There can be only two.
With apologies to Highlander, that appears to be how the global mobile smartphone market is shaking out: there’s room for Android and iOS, and not much else.
According to data from research firm IDC Corp.’s Worldwide Quarterly Mobile Phone Tracker for calendar year 2014, Android and iOS accounted for 96.3 per cent of all smartphone shipments in 2014, up from 93.8 per cent in 2013.
“Many of the same drivers were in play for Android and iOS to tighten their grip on the market,” said Ramon Llamas, research manager with IDC’s Mobile Phone team, in a statement. “A combination of strong end-user demand, refreshed product portfolios, and the availability of low-cost devices – particularly for Android – drove volumes higher.
Android took 81.5 per cent of the market, growing its shipments by 32 per cent year over year, while Apple’s iOS captured 14.8 per cent of the market, growing by 25.6 per cent.
“What will bear close observation is how the two operating systems fare in 2015 and beyond,” said Llamas. “Now that Apple has entered the phablet market, there are few new opportunities for the company to address. Meanwhile, Samsung experienced flat growth in 2014, forcing Android to rely more heavily on smaller vendors to drive volumes higher.”
After that, it’s a long ways down to the other vendors. Windows did manage to record positive growth, increasing shipments by 4.2 per cent with 2.7 per cent of the market. There was no such silver lining for BlackBerry who, with 0.4 per cent of the market, saw their shipments decline by a staggering 69.8 per cent. Other vendors accounted for a combined 0.6 per cent of shipments.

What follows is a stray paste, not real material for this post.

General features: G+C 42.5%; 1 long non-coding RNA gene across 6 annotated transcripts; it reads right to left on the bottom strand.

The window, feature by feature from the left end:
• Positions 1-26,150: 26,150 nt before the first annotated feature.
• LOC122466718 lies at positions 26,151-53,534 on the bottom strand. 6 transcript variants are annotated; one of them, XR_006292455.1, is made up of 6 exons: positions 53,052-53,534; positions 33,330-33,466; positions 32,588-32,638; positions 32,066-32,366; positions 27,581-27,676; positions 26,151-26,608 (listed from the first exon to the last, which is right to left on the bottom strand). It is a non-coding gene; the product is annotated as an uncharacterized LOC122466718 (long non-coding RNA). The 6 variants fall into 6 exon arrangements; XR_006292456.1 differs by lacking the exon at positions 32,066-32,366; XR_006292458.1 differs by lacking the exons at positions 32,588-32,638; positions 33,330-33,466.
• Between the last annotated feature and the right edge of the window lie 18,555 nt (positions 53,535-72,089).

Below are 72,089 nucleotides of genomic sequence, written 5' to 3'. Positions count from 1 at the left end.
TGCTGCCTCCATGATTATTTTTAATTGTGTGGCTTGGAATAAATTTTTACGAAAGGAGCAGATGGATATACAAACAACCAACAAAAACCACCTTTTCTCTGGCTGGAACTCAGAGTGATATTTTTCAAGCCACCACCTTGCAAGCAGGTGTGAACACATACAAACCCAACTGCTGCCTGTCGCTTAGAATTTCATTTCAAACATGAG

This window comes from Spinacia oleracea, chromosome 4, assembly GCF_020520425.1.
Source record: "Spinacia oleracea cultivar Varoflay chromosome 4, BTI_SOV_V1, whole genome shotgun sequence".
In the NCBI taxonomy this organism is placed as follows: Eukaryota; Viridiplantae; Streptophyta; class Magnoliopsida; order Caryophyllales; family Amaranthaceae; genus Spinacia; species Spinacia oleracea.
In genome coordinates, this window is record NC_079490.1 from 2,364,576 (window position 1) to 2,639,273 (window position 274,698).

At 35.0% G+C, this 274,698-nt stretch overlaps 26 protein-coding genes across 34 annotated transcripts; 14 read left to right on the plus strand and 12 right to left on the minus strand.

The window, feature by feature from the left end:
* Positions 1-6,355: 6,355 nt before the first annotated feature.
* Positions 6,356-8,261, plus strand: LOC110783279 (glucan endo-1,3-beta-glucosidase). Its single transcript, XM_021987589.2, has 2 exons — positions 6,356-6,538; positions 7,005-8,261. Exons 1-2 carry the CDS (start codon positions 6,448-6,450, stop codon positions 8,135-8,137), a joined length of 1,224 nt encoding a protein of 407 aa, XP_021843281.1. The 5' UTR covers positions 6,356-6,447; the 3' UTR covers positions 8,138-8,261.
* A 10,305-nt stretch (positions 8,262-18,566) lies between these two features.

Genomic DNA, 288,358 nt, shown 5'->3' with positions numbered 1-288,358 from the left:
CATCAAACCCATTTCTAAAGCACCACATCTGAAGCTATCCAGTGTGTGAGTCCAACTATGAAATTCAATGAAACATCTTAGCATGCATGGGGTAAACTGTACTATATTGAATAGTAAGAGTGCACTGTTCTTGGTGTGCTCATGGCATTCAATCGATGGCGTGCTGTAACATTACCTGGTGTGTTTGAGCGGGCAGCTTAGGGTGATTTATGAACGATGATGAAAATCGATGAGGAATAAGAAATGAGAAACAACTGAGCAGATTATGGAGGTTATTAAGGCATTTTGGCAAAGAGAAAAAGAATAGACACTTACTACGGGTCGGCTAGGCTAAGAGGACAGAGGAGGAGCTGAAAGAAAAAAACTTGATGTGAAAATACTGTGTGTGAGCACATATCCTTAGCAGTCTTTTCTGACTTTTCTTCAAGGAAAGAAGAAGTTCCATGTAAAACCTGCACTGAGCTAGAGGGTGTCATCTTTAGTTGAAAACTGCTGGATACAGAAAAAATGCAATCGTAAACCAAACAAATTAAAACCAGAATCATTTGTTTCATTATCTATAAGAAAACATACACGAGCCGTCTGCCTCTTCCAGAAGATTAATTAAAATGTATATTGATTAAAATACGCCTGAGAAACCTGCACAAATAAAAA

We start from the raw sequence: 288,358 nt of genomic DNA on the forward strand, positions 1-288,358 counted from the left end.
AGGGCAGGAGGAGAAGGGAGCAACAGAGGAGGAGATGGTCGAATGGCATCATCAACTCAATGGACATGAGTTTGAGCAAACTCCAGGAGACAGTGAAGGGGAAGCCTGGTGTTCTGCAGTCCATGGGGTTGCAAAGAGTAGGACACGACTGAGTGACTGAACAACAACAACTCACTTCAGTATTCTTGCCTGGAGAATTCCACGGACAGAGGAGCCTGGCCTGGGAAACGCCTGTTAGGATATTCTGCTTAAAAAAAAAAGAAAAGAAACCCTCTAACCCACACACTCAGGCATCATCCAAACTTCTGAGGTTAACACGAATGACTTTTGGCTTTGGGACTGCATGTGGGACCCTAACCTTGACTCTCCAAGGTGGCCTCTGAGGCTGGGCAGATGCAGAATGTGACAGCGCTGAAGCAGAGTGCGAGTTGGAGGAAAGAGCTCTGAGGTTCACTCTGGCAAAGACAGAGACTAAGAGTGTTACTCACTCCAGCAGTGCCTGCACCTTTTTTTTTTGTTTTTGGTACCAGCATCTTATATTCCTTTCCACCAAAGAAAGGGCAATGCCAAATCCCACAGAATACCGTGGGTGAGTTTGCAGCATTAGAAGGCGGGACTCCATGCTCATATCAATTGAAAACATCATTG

“Instead of a battle for the third ecosystem after Android and iOS, 2014 instead yielded skirmishes, with Windows Phone edging out BlackBerry, Firefox, Sailfish and the rest, but without any of these platforms making the kind of gains needed to challenge the top two,” said Melissa Chau, senior research manager with IDC’s Worldwide Quarterly Mobile Phone Tracker, in a statement. “This isn’t to say that vendors aren’t making moves, especially for the growth segments – the low-end markets. With Microsoft bringing ever-cheaper Lumia into play and Tizen finally getting launched to India early this year, there is still a hunger to chip away at Android’s dominance.”
Diving a bit deeper into the numbers, by vendor within the Android segment Samsung’s total volumes remained fairly flat, with Asian vendors such as Huawei, Lenovo (including Motorola), LG Electronics, Xiaomi, and ZTE fueled Android’s growth. Apple saw record volumes with strong demand for its new, larger iPhones but actually lost a small amount of market share overall.
Windows Phone hopes to make gains with the launch of Windows 10 later this year and a more concerted effort in the high end of the market. And if BlackBerry CEO meets his goal of 10 million units shipped in 2015, it would be a 72 per cent improvement over its 2014 performance.